It’s (one of) the most wonderful times of the year for me! Between the baking, hanging the stockings, Christmas tree decorating, and time spent with family and friends, I am full of Christmas cheer. That being said – I wanted to do our Traditions blog a little differently this month and talk about a topic we all know and love – the holidays of course! There are so many questions I have about holiday traditions I could go on for days. From gifting friends to mistletoe there is really no limit to what we can delve into. For me, my favorite part of Christmas is surprisingly something a little overlooked in the grand scheme of it all.
“And their stockings were hung by the chimney with care, in hopes that St. Nicholas soon would be there”. Though I am a Florida native, I still enjoy the cool weather (for the entirety of December, then I’m ready for beach season)! We don’t personally have a chimney/fireplace set up in our house, so we have to improvise with mantles, shelves, and overhangs. It still works, though.
As a child, my mom would fill our stockings to the brim with little knick-knacks and special snacks we only celebrated with around this time of year. Santa did bring toys and our families swapped presents, stockings were one of my favorite things to look forward to. I still like to fill one up from time to time to give to friends these days. It’s something about the little bite-sized gifts you have to brainstorm to find and fit into a stocking that just makes my heart so happy.
It’s all about the stockings today! Where they came from, what traditions they hold, and why in the world we stuff them with trinkets. So, without further ado, let’s discuss.
The History of Stockings:
According to Wikipedia, “the tradition of the Christmas stocking is thought to originate from the life of Saint Nicholas.” Though we’ve all heard the idea of Santa, this pushed me to investigate further. As it turns out, this article discusses how Nikolaos was the Greek Bishop of Myra in present day Turkey way back in the early 4th centuries AD. He was the son of wealthy Christian parents that unfortunately died in a plague. Thus, he went to live with his uncle. Nikolaous’s uncle was a very devout man. He taught Nikolaous to “sell what you have and give money to the poor”.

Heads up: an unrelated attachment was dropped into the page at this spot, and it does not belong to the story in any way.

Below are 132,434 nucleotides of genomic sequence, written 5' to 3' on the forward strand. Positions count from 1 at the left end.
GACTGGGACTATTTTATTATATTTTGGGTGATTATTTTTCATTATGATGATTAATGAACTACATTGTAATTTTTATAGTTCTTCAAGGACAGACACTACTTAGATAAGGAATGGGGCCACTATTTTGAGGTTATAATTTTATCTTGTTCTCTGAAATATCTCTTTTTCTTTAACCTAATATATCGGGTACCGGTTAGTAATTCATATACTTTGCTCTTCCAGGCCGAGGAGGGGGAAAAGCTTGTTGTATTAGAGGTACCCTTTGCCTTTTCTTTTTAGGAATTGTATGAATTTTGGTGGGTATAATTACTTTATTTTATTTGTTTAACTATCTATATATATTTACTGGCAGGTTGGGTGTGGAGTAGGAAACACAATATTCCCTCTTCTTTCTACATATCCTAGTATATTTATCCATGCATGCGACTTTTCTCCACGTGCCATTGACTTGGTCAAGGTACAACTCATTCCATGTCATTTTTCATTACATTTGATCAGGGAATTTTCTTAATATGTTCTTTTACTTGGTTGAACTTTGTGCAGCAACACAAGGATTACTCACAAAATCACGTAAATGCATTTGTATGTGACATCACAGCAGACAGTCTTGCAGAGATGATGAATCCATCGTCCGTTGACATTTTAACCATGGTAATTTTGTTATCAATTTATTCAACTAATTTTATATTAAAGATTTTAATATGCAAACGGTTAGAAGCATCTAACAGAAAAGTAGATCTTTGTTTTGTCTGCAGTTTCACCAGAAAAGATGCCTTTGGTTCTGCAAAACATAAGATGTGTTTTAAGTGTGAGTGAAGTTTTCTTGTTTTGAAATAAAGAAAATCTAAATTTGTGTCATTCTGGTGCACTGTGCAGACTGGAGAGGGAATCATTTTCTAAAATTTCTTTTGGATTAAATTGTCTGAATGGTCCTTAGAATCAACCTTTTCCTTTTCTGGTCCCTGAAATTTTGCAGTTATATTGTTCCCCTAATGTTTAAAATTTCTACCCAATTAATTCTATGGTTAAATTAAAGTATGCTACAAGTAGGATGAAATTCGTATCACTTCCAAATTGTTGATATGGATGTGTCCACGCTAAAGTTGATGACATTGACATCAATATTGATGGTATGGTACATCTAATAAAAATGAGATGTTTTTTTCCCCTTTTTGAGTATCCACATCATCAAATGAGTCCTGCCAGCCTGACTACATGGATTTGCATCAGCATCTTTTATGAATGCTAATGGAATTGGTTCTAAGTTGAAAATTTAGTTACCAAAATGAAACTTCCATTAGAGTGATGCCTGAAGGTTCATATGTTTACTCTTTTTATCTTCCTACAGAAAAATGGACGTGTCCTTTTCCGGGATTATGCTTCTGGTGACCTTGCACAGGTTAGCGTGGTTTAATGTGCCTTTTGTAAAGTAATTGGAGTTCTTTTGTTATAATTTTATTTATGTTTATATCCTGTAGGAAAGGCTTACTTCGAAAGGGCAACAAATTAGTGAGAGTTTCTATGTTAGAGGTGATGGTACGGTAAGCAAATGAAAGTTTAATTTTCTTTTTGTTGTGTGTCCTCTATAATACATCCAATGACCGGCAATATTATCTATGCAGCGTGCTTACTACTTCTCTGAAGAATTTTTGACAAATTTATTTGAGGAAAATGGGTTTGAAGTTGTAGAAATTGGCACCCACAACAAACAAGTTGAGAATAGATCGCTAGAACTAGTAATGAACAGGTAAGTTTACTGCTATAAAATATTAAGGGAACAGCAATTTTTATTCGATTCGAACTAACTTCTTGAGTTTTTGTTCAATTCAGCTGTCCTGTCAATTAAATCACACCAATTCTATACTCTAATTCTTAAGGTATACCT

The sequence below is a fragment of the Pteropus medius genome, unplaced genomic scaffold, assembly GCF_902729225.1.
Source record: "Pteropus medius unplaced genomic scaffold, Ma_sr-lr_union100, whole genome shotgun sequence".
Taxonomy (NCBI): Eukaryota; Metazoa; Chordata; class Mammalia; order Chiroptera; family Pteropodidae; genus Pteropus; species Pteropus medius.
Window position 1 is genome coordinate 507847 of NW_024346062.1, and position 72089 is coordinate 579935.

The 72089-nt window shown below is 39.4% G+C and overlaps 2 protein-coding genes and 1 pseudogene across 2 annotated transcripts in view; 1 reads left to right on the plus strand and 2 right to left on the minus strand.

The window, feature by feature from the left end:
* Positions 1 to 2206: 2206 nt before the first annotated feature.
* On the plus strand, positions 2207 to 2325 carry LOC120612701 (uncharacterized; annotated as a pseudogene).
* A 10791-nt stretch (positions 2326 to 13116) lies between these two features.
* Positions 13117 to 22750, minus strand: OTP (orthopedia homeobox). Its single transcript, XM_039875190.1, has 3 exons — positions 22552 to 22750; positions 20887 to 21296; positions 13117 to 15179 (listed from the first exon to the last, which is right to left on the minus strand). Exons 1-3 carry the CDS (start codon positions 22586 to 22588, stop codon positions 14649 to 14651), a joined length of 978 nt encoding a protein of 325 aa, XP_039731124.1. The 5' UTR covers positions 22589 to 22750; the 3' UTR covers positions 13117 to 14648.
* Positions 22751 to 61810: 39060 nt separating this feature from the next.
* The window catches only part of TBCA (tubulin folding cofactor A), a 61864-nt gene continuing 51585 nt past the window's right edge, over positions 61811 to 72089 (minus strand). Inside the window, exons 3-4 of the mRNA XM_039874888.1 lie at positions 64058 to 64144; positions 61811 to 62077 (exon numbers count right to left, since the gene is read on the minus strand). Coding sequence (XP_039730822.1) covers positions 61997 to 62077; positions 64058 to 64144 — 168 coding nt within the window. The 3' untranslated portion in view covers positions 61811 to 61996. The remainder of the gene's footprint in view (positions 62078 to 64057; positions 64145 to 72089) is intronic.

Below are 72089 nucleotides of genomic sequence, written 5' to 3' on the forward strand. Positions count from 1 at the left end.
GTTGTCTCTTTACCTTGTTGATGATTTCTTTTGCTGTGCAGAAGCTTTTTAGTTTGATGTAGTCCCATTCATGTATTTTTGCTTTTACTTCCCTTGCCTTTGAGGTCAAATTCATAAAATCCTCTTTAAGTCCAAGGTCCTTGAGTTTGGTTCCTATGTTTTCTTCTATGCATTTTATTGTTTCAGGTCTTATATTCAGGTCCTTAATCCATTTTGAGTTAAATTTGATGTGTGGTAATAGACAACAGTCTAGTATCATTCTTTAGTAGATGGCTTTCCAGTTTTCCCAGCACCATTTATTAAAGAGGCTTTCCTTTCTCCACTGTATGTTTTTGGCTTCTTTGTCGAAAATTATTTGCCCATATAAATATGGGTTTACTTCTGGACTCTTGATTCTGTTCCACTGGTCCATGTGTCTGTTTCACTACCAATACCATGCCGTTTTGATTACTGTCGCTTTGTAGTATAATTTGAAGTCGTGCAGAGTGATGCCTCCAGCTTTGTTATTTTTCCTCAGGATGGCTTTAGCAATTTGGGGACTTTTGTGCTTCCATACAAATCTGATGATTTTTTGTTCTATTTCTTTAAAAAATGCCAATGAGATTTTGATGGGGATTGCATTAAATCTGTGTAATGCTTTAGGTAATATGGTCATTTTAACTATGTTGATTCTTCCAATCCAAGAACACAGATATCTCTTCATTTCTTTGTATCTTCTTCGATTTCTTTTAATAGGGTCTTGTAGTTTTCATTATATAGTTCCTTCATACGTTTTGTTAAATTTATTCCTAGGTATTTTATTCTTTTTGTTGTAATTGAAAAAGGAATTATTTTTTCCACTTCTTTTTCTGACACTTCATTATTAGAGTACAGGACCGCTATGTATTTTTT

One day, he heard of three young daughters who belonged to a local townsman. As we discussed in our “History of Marriage” blog, dowry was indeed a large factor when it came to marrying off daughters in this era. That being said, unfortunately the man had no dowry to give as he had fallen on some bad luck. This meant that the daughters would be sold in slavery or prostitution as no man in this age would accept a woman without a hefty sum of money provided for the marriage. (so glad to be living in the 21st century!)
Then one night…
As the story goes, Nikolaos was determined to help but knew of the father to these young girls. He was much too prideful to take money from aid of any kind. So that night, the father washed the girls stockings and had the young ladies hang them out to dry. While they were sleeping, Nikolaous took handfuls of gold and placed them in each of their drying stockings. The girls awoke in the morning to find the gold and were able to buy their way out of slavery and find good husbands. In other versions of this story, the girls hung their stockings up by the fireplace to dry.
This led to the custom of children hanging their stockings and socks by the fireplace. Or, as in France, putting out their shoes for Saint Nick to fill with gifts overnight. Eventually these socks evolved into the special Christmas stockings we put out today. They were originally put out on Saint Nicholas Day (the 5th or 6th of December) but in the early 1800s transitioned to Christmas Eve which is what we now celebrate with today.
The Stocking Tradition Lives On:
Today of course, there are tons of colors, styles, patterns and textures to choose from. What does yours look like?! Personally, I have a few. My favorite will always be my childhood stocking. It features a white bear head (complete with a Santa hat) with a Christmas red and green stocking body. My little brothers (I have two) both had a brown bear and a grey mouse respectively. Christmas holds so many memories, and finding out the why behind the stockings traditions just enhances this for me. I hope you learned something too!
I really enjoy putting these blogs together for my readers and if there’s ever a topic that’s burning question for you, I’d love to know! Until next time, I hope your stockings are hung and ready for Saint Nick to fill come Christmas Eve. Merry Christmas (and Happy Holidays) to all!